“I meant what I said, and I said what I meant. An elephant’s faithful one hundred percent.”
— Horton the elephant, Horton Hatches the Egg, Dr. Suess, 1940
As my children have gotten older, one of things I miss most is reading to them before bedtime. There’s a lot of wisdom to be gained from a Dr. Suess book, and I recently couldn’t help but think about this nugget from Horton, the lovable elephant, while trying to decipher some of the recent activities in the development of green building standards.
Saying what you mean and meaning what you say is always good practice, and bringing together all concerned parties to address any conflict generally closes with successful results. The Adhesive and Sealant Council and its members have, for some time, recognized the importance of providing materials to the building construction industry that will contribute to making buildings of the 21st century “greener” and more energy efficient. We also believe that to accomplish this goal, all parties involved in the process must come together to develop rating systems and standards in a data-driven, performance-based consensus process that is supported by science.
Using an American National Standards Institute (ANSI) process to develop any rating system or standard should seem to be just the right approach. Interestingly, the U.S. Green Building Council (USGBC) is proud to proclaim that it has been accredited as an official Standard Developing Organization by ANSI. It would seem logical that with this accreditation, the USGBC would use the ANSI process when developing revisions to the LEED (Leadership in Energy and Environmental Design) rating system. After all, why spend the time and expense of becoming a standards developing organization if you are not going utilize the process?
Unfortunately, as witnessed this spring in the most recent efforts to revise the LEED 2009 rating system, an ANSI process approach was never in the cards. By the USGBC’s own admission, the LEED 2012 proposal generated more than 18,000 comments, yet I would guess that a handful, if any, of those comments or criticisms have been directly addressed by the NGO. Rather than actually undertaking an ANSI standards development process that calls for explanation and negotiation when confronted with negative comments, it seems the USGBC would rather obfuscate, backfill, or just throw a “Hail Mary pass” in the hope that everyone will just go away and let them get back to saving the planet one green building at a time.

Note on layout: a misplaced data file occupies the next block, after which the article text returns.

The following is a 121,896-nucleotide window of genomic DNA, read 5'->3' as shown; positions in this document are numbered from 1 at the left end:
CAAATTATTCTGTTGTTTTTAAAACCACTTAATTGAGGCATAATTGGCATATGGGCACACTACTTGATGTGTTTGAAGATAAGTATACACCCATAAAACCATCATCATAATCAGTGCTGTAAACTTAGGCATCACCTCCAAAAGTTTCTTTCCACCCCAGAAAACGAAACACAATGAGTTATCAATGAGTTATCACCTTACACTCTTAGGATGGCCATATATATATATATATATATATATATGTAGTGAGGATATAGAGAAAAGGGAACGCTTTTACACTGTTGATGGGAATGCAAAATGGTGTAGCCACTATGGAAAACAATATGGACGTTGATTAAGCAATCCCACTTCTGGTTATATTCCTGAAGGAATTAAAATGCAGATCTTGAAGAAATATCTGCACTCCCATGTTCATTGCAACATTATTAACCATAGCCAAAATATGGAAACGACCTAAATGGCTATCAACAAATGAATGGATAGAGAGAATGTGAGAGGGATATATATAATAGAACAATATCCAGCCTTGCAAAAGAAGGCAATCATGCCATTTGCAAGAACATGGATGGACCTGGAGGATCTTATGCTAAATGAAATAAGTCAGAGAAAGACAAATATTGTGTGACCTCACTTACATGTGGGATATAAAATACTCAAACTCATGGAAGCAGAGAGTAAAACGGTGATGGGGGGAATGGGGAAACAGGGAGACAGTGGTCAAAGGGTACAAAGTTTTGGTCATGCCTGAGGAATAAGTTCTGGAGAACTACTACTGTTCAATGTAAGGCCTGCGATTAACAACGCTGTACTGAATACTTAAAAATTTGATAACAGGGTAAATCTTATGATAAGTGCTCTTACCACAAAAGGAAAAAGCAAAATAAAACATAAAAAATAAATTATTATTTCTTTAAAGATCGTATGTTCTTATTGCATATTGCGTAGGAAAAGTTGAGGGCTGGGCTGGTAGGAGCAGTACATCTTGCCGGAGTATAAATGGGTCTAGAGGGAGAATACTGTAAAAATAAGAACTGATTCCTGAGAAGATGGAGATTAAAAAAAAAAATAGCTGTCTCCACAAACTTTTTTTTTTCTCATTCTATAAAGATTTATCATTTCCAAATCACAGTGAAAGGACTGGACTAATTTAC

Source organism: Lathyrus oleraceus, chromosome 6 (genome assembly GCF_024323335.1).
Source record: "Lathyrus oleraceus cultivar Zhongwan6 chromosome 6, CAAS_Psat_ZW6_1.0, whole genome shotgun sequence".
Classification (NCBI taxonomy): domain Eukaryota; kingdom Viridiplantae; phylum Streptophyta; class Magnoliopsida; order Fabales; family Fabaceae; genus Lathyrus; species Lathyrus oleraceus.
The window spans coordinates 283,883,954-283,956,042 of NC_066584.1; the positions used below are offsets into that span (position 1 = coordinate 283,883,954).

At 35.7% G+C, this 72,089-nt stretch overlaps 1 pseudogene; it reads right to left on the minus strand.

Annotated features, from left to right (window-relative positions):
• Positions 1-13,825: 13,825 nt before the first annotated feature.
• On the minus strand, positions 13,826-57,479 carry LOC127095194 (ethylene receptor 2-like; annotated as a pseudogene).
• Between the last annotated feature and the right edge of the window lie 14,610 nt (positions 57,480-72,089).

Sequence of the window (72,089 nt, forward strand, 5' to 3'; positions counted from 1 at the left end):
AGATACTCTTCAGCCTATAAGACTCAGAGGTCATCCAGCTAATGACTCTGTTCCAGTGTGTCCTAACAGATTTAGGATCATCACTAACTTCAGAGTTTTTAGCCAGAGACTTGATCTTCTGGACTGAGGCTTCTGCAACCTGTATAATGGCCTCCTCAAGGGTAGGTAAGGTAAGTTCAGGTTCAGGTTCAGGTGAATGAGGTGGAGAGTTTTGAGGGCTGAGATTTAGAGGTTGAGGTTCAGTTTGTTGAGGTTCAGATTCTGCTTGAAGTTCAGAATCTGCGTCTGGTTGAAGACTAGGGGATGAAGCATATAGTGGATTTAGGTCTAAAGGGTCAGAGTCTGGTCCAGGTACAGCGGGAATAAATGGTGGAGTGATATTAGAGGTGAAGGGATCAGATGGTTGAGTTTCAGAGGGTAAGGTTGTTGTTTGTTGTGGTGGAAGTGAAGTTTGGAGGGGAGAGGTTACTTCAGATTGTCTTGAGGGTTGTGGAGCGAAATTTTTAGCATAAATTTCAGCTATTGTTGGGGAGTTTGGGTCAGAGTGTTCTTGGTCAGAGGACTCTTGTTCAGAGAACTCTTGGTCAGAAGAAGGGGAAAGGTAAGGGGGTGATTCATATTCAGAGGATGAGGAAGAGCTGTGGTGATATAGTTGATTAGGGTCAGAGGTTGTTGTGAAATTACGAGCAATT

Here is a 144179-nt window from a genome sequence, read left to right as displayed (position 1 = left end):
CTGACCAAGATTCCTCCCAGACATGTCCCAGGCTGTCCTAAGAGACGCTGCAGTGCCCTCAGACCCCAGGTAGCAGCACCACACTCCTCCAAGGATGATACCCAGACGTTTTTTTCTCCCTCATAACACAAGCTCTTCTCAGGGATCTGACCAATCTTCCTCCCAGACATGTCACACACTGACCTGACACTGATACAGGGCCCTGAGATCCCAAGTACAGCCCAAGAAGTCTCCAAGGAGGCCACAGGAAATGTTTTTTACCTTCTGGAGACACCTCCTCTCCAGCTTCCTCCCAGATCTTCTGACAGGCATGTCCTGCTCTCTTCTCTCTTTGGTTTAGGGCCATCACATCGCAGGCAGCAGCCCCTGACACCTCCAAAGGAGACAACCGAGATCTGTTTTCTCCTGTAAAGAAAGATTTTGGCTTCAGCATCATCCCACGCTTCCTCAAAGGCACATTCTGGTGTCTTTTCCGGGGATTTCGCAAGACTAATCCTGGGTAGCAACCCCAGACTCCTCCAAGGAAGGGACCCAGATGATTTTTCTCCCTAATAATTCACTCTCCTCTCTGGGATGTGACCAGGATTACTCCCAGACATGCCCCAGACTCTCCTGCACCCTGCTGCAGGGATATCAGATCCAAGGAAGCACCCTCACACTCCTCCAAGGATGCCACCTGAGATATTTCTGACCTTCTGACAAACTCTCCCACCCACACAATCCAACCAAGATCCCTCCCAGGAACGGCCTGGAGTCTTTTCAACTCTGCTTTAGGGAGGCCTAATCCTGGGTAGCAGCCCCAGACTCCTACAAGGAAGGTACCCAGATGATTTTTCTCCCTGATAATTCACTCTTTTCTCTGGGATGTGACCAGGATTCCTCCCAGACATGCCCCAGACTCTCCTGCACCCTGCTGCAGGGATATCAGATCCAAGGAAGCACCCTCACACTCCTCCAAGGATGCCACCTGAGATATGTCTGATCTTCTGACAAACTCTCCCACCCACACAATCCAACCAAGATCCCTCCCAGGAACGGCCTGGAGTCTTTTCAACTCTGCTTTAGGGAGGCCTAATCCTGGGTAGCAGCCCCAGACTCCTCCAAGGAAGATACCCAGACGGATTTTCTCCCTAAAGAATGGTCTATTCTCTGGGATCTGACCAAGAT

Here’s one example. When LEED 2012 was initially proposed this spring, there was no hint that the USGBC was considering a material credit linked to the de-selection of certain chemicals in products. A second version of the proposal was introduced in March that mysteriously included an Avoidance of Chemicals Concern credit that effectively placed an arbitrary restriction on the use of a wide range of chemicals, including every chemical listed in California’s Prop 65 Rule. Understandably, this generated a groundswell of criticism, so the USGBC shifted gears once again at the 11th hour and incorporated the European Union’s REACH (Registration, Evaluation, Authorization and Restriction of Chemicals) regulations as a benchmark tool for determining whether a chemical should be delisted. The USGBC had never referenced the REACH regulation in the LEED rating system, yet it seemed willing to grab at this last-minute straw in the hope of quelling criticism.
The USGBC has apparently recognized that this approach to standards development has left a lot of those impacted dissatisfied with the results. It recently announced it had renamed the rating system revision (LEED v.4) and delayed the final vote until next year; a fifth revision is due in October. Maybe this time, in getting to that version, the USGBC will try to incorporate the kind of consensus approach that is expected of a real ANSI Standard Developing Organization. I know Horton and I will be watching.